!!Hans Clevers - Interests and research

!Research summary

__Lgr5 stem cells, Wnt signaling & cancer__
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''Tcf as Wnt effector''\\
In 1991, we reported the cloning of a T cell specific transcription factor that we termed TCF1 (1). Related
genes exist in genomes throughout the animal kingdom.We have shown in frogs (4), flies (7) and worms (11) that the TCF proteins constitute the effectors of the canonical Wnt pathway. Upon Wnt signaling, ßcatenin
binds and activates nuclear TCFs by providing a trans-activation domain. For these studies, we
designed the widely used pTOPFLASH Wnt reporters. In the absence of Wnt signaling, we found that Tcf
factors associate with proteins of the Groucho family of transcriptional repressors to repress target gene
transcription (9).
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''Wnt signaling in cancer''
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The tumor suppressor protein APC forms the core of a cytoplasmic complex which binds ß-catenin and
targets it for degradation in the proteasome. In APC-deficient colon carcinoma cells, we demonstrated
that ß-catenin accumulates and is constitutively complexed with the TCF family member TCF4, providing
a molecular explanation for the initiation of colon cancer (5).
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''Wnt signaling in adult stem cells''
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In mammals, physiological Wnt signaling is intimately involved with the biology of adult stem cells and
self-renewing tissues (18,19). We were the first to link Wnt signaling with adult stem cell biology, when we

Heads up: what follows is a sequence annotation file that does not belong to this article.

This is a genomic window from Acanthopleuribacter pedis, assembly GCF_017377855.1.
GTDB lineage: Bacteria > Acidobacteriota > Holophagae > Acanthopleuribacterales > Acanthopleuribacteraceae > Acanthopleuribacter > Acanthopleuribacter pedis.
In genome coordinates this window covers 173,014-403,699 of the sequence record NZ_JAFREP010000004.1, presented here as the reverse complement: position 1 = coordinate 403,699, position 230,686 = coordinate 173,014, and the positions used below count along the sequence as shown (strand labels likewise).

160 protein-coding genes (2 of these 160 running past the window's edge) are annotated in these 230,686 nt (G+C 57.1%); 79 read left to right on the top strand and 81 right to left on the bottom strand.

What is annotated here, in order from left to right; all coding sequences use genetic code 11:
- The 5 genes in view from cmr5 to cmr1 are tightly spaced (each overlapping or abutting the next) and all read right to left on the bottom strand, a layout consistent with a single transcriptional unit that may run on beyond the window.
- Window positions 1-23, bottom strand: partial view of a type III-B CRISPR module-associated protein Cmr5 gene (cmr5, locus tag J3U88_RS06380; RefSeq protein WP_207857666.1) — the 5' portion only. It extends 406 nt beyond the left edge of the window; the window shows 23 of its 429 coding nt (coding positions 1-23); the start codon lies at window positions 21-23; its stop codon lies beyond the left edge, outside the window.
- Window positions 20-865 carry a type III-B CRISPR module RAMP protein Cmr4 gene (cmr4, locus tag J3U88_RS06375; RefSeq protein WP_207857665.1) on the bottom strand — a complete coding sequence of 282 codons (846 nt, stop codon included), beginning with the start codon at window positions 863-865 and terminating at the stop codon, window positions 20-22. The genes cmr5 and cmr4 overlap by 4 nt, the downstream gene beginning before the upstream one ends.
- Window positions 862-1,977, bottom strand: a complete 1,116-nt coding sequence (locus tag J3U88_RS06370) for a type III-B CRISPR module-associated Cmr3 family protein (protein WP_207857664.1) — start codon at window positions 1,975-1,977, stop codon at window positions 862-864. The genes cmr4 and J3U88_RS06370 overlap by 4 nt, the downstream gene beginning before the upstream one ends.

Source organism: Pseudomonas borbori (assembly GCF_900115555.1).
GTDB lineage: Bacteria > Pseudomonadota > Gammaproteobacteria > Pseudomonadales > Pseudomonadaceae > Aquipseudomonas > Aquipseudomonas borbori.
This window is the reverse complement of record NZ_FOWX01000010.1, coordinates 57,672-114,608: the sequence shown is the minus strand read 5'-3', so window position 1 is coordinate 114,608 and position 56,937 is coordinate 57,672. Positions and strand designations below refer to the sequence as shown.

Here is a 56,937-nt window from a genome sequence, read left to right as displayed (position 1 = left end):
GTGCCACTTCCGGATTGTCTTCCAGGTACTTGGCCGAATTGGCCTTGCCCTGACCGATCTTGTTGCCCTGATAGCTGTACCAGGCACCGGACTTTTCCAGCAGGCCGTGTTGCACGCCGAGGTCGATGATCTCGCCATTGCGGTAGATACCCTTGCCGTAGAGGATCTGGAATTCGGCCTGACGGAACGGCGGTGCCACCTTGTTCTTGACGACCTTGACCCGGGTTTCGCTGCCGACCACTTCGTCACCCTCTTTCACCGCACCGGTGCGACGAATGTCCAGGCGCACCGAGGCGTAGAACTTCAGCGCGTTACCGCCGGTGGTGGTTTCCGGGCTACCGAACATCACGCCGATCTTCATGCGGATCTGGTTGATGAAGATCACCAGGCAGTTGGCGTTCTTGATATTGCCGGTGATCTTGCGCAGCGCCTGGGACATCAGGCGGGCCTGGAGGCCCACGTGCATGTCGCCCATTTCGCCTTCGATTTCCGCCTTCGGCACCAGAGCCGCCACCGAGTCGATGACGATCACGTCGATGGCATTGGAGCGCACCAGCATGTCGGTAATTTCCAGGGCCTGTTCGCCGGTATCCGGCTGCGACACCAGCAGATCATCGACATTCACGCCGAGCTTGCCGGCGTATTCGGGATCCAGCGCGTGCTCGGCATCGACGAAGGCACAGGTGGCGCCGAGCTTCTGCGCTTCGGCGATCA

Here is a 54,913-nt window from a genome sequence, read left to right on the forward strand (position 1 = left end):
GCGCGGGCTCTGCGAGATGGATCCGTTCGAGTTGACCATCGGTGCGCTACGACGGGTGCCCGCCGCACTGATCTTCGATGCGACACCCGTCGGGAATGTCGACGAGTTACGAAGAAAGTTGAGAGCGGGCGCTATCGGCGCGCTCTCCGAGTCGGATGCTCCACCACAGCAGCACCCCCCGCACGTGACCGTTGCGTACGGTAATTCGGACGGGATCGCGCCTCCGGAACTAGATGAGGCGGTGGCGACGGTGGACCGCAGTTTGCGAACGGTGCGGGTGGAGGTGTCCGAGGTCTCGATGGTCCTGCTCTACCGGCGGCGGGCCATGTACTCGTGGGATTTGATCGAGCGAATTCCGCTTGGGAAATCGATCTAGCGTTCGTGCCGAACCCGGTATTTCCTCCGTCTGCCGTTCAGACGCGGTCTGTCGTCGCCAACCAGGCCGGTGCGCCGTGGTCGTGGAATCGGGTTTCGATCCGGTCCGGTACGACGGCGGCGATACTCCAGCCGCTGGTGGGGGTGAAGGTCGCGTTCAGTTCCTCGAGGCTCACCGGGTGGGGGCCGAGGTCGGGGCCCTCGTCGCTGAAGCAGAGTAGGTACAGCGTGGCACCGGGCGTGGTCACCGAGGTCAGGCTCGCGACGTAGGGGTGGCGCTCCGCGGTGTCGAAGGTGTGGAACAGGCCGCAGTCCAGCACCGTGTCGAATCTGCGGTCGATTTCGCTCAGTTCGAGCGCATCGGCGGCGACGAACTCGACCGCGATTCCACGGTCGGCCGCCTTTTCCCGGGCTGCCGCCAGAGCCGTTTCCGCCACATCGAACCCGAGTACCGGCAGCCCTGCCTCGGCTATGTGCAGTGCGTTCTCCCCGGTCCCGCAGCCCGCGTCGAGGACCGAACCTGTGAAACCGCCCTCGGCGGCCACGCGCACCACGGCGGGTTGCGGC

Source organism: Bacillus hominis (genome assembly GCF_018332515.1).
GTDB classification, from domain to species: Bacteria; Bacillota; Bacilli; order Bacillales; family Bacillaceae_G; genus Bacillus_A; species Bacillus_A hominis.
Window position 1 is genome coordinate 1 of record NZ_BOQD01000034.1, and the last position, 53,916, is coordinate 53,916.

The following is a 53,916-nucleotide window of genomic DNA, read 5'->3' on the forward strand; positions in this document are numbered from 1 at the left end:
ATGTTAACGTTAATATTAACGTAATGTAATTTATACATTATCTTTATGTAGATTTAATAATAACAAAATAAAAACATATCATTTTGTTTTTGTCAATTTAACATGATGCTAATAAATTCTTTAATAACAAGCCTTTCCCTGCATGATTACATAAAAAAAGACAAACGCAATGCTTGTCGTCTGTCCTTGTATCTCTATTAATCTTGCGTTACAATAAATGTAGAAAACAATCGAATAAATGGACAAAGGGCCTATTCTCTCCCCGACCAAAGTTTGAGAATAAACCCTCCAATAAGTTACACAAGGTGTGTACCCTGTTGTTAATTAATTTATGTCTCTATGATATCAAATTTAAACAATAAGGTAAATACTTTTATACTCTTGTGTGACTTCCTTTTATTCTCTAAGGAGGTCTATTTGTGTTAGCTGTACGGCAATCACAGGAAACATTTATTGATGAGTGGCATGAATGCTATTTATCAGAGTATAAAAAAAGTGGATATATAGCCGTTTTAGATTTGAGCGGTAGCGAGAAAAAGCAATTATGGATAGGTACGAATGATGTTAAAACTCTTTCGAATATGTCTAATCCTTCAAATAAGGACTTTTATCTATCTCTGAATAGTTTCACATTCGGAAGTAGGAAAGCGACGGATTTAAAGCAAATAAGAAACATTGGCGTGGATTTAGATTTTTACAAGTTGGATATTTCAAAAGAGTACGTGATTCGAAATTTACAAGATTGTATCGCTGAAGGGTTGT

showed that TCF4 gene disruption leads to the abolition of crypts of the small intestine (8), and that TCF1
gene knockout severely disables the stem cell compartment of the thymus (2). The Tcf4-driven target
gene program in colorectal cancer cells is the malignant counterpart of a physiological gene program in
selfrenewing crypts (13, 14, 21).
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''Lgr5 as adult stem cell marker''
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Amongst the Wnt target genes, we found the Lgr5 gene to be unique in that it marks small cycling cells at
crypt bottoms. These cells represent the epithelial stem cells of the small intestine and colon (23), the hair
follicle (24), the stomach (28) and -probably- all other epithelial stem cell types of the mammalian body.
They also represent the cells-of-origin of adenomas in the gut (25) and within adenomas Lgr5 stem cells
act as adenoma stem cells (36). The related Lgr6 marks multipotent skin stem cells (29).
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''Lgr5 stem cell biology''
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Lgr5 crypt stem cells behave in unanticipated ways: Against common belief, they divide constantly. Stem
cells numbers remain fixed because stem cells compete 'neutrally' for niche space. Thus, they do not
divide asymmetrically (31), a phenomenon that was confirmed by in vivo imaging (43). Daughters of the